Staff Publications

Staff Publications

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    'Staff publications' is the digital repository of Wageningen University & Research

    'Staff publications' contains references to publications authored by Wageningen University staff from 1976 onward.

    Publications authored by the staff of the Research Institutes are available from 1995 onwards.

    Full text documents are added when available. The database is updated daily and currently holds about 240,000 items, of which 72,000 in open access.

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Record number 362874
Title Stress-induced facilitation of the cortisol response in 17a-hydroxylase deficient XX mas -1/mas -1 carp (Cyprinus carpio)
Author(s) Ruane, N.M.; Goos, H.J.Th.; Komen, J.
Source General and Comparative Endocrinology 150 (2007)3. - ISSN 0016-6480 - p. 473 - 479.
DOI https://doi.org/10.1016/j.ygcen.2006.11.008
Department(s) Aquaculture and Fisheries
WIAS
Publication type Refereed Article in a scientific journal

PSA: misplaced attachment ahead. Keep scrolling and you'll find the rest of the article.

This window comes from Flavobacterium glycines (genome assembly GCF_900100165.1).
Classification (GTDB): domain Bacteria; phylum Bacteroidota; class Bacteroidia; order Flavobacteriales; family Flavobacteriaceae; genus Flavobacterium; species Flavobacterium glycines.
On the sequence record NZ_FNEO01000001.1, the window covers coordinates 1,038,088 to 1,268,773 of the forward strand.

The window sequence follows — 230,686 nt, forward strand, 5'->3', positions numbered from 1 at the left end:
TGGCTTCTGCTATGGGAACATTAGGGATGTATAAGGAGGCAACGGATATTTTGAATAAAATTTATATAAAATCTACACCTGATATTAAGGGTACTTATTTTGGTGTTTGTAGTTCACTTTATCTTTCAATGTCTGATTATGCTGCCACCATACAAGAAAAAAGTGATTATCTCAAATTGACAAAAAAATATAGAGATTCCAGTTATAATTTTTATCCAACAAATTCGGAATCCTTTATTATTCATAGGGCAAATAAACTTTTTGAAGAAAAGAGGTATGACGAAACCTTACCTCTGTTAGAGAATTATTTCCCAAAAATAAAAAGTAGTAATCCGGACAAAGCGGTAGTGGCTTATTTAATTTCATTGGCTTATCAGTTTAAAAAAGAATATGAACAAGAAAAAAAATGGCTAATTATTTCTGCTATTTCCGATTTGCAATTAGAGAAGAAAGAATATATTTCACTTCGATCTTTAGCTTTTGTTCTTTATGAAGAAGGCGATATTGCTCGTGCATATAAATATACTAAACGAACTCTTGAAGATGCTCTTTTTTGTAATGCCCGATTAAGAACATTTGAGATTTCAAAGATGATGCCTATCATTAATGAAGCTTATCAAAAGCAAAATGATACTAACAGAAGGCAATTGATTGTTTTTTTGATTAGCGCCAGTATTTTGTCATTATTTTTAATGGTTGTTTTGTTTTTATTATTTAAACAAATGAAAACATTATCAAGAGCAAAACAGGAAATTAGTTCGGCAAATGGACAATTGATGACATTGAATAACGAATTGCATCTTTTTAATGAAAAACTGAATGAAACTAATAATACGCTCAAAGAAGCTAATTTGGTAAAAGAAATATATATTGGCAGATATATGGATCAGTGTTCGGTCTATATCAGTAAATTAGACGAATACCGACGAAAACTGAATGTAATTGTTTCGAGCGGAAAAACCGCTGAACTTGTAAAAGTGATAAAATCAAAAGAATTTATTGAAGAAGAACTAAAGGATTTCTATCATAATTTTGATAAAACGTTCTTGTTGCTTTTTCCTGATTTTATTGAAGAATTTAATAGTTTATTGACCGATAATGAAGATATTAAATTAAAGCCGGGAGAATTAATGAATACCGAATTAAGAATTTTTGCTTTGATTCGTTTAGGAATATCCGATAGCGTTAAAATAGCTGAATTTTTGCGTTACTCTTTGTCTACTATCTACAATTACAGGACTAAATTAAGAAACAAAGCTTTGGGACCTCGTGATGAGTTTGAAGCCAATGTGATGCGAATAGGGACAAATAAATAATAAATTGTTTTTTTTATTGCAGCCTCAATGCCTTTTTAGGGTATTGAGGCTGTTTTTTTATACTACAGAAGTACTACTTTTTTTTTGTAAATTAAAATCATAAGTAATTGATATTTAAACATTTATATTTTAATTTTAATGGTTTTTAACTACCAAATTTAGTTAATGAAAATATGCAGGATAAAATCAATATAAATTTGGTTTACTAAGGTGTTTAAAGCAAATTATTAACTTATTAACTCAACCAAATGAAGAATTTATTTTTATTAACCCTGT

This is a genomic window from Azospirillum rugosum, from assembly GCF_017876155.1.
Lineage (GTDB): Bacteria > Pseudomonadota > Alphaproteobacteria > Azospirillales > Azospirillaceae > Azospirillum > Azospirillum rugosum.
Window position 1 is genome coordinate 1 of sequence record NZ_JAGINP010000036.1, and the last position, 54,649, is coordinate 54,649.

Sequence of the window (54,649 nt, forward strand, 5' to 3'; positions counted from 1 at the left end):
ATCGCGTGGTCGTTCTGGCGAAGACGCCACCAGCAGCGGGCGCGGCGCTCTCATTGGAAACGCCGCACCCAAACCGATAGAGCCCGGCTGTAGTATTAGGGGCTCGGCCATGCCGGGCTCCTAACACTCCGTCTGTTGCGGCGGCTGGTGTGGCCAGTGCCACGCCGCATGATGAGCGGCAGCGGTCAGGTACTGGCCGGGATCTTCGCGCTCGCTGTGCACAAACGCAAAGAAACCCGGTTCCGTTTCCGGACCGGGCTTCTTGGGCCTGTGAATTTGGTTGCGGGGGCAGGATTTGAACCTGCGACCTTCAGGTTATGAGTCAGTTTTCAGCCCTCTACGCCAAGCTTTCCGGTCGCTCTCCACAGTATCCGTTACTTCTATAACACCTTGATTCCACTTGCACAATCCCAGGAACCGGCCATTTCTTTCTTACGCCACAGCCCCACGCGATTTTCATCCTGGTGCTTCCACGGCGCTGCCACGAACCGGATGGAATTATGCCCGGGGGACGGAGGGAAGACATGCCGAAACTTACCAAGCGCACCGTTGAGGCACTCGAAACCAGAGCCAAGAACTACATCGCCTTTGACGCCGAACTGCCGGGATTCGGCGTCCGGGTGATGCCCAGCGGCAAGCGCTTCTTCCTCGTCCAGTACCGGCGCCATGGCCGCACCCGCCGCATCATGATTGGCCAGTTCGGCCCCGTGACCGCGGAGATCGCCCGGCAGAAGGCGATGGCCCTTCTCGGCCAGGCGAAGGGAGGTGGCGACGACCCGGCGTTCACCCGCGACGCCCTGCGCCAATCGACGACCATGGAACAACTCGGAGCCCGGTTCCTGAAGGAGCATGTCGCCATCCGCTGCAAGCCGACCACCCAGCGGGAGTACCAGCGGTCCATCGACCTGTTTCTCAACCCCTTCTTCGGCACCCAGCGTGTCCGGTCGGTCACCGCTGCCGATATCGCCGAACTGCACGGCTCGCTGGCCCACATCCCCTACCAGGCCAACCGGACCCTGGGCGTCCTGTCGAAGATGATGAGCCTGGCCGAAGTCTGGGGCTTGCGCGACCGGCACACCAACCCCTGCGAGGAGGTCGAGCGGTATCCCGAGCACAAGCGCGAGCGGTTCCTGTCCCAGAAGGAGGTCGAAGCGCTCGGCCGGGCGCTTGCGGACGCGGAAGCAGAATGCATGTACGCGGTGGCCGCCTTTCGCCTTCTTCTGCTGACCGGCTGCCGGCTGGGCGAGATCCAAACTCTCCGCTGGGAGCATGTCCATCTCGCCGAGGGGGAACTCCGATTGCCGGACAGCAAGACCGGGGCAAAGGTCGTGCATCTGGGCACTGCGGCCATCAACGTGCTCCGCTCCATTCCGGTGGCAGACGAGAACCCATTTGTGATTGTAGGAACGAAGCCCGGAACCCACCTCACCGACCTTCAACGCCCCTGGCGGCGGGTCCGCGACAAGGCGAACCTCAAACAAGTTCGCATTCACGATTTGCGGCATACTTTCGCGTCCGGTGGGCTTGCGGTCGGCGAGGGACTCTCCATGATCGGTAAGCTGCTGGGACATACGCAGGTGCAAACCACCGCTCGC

Publication year 2007
Keyword(s) pituitary-interrenal axis - common carp - rainbow-trout - recessive mutation - adrenal axis - food-intake - fish - growth - adrenocorticotropin - hyperplasia
Abstract Facilitation of the stress response results from a reduction of the inhibitory effects of circulating corticosteroids, allowing an animal to respond to a novel stressor. In this study, the existence of a facilitated cortisol stress response in normal (STD) and 17¿-hydroxylase deficient XX mas¿1/mas¿1 (E5) carp was investigated. E5 carp had previously been characterized as having a low cortisol response to stress. Fish were subjected to either cortisol feeding or daily-acute stress, from 45 until 140 days post-hatch (dph) and were then subjected to a novel net-confinement stressor at 141 dph. Growth of E5 fish was reduced in both the daily-acute stress and cortisol-fed groups, but STD fish were only affected by daily-acute stress. Cortisol feeding had no effect on the stress response of STD fish but daily-acute stress significantly inhibited the response to a subsequent novel stressor. In contrast, daily-acute stress facilitated the cortisol stress response of E5 fish to a novel stressor, while cortisol feeding inhibited the cortisol response. Facilitation was accompanied by significant enlargement of the head-kidney tissue (which contains the steroidogenic interrenal tissue) in E5 fish. To our knowledge this is the first report of stress-induced facilitation in a lower vertebrate
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